The father sought costs based on the fact that he had to seek the refraining order. He argued that he is entitled to the costs since the FRO Director had not exercised his discretion in an appropriate manner, and that the FRO caseworker and legal department had failed to respond to his counsel’s efforts to deal with the issue in a manner that could have avoided the need to file the refraining motion.
The father ultimately succeeded in obtaining costs from the FRO.
The court had to balance the FRO’s mandate to enforce all support orders filed with it, and the legal rights and interests of the father. While the FRO is obligated to enforce unpaid child support, the court noted that the Director of the FRO has discretion in choosing the manner in which this enforcement takes place. The question was whether the Director had exercised this discretion in a reasonable manner in the circumstances at hand.
In making its final decision, the court reviewed a number of circumstances in which costs had been ordered against the FRO Director’s office. The court noted that:
Generally, where there is a real and substantial dispute between the parties regarding the amount to be enforced and the parties have taken action before the courts to settle the dispute, aggressive enforcement actions on the part of FRO could constitute an unreasonable exercise of the Director’s discretion.
The court went on to note that the above was exactly what had happened in this case, stating:
In this case it was made clear to the FRO caseworker that there was a dispute over the amount of arrears owing. It was made abundantly clear that there had been a material change because of the move of the children. While I understand that FRO has a mandate to enforce, it seems to me that insisting on enforcement by way of licence suspension, when it is likely that the matter will be before the court within a very short period of time, is an unreasonable exercise of the Director’s mandate to enforce.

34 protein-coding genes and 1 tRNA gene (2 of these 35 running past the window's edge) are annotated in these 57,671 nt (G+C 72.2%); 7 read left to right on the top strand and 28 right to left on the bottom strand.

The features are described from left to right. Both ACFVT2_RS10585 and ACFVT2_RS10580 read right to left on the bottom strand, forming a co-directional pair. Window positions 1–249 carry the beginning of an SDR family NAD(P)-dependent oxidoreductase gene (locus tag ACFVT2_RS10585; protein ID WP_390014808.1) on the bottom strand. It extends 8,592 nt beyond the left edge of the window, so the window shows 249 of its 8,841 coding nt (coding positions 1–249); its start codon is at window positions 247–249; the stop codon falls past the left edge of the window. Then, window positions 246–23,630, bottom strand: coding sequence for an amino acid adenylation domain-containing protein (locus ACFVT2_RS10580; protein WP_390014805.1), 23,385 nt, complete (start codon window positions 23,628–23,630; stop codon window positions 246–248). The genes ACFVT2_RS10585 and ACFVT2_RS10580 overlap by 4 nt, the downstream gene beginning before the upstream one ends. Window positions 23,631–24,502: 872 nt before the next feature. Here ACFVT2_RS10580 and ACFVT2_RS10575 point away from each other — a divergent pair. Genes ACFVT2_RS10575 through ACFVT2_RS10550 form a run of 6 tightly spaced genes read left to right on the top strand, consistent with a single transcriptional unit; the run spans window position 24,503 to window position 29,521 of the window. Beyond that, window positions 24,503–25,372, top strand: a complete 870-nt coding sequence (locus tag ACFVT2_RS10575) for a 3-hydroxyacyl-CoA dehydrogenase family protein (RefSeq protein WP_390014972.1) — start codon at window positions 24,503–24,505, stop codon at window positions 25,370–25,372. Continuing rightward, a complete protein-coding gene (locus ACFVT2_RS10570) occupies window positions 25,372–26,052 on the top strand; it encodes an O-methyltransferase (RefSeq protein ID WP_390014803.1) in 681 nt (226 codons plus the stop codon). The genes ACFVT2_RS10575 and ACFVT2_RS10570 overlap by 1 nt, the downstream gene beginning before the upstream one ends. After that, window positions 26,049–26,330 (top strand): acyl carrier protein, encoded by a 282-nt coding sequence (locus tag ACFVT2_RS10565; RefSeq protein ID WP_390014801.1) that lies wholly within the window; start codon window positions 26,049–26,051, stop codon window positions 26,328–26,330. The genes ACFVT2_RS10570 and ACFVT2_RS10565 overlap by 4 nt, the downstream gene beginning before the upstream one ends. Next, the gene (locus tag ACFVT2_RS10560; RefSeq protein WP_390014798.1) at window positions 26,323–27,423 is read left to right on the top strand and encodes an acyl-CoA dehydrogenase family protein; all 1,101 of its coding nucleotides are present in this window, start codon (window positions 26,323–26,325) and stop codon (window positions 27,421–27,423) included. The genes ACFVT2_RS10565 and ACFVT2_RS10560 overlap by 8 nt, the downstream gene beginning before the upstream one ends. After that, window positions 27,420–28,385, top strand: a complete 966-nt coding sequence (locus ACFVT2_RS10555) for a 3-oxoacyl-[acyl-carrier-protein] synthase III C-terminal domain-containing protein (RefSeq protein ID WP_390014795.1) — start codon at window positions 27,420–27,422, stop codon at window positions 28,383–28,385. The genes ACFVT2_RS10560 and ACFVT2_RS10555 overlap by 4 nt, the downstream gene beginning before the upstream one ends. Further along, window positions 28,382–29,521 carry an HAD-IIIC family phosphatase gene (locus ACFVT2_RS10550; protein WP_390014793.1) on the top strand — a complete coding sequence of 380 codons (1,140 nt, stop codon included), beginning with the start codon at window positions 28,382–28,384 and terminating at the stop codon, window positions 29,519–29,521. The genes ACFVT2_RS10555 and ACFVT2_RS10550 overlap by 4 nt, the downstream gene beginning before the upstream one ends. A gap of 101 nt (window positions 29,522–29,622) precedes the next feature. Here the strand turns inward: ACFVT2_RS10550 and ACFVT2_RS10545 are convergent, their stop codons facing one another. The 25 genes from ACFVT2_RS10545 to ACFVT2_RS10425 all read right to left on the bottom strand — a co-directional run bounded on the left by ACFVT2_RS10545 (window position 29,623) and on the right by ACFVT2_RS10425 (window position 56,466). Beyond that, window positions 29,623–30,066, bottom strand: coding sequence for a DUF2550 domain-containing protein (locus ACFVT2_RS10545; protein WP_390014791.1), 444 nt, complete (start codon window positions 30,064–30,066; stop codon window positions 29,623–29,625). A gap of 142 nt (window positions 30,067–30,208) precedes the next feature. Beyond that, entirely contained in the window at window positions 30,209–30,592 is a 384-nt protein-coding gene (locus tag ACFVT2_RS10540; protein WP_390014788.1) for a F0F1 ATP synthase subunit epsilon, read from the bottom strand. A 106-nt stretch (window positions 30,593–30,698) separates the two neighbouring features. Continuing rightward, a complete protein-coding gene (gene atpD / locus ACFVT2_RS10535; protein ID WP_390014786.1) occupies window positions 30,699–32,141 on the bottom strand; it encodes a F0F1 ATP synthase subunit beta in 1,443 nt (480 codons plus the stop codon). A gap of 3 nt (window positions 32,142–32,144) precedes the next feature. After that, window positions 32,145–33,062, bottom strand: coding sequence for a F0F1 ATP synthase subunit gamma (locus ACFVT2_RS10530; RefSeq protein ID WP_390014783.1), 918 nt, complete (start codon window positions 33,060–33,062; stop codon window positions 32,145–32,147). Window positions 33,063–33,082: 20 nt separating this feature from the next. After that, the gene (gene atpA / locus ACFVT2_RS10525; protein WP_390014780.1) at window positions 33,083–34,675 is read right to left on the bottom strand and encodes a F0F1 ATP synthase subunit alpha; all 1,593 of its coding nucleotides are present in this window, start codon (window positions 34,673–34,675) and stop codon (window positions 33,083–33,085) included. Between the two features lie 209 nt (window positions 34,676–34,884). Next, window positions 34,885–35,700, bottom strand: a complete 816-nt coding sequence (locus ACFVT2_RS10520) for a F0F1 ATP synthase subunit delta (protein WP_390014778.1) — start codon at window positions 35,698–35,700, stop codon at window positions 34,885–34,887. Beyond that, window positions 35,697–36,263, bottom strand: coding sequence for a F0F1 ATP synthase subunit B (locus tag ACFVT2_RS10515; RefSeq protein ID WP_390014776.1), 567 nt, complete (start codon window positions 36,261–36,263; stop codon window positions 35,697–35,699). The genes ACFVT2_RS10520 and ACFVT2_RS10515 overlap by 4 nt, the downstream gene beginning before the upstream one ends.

In this case, the FRO caseworker was kept up to date about the status of the motion to change the terms of child support. The Director’s insistence on proceeding with enforcement in such circumstances was not only costly to the father but also ultimately costly to the court in terms of having to address the father’s request for a refraining order.
The court went on to note:
The fact that the [father] knew that some arrears may have been owing, does not, in my view, excuse the aggressive enforcement action taken. There was clearly a dispute over the amount of arrears. This dispute was to be reviewed and likely resolved by the court within a very short period of time. That process should have been allowed to proceed before any further enforcement action was taken. What FRO was doing, in effect, was continuing to enforce monthly payments and calculating arrears pursuant to the original order.
The FRO was ultimately ordered to pay the father $7,500 in costs.
If you have questions about child support or other responsibilities following separation or divorce, contact Windsor family lawyer Jason P. Howie. Jason is certified by the Law Society of Upper Canada as a Specialist in Family Law and provides personalized attention and support to clients with divorce and family law concerns. Call 519.973.1500 or contact us online.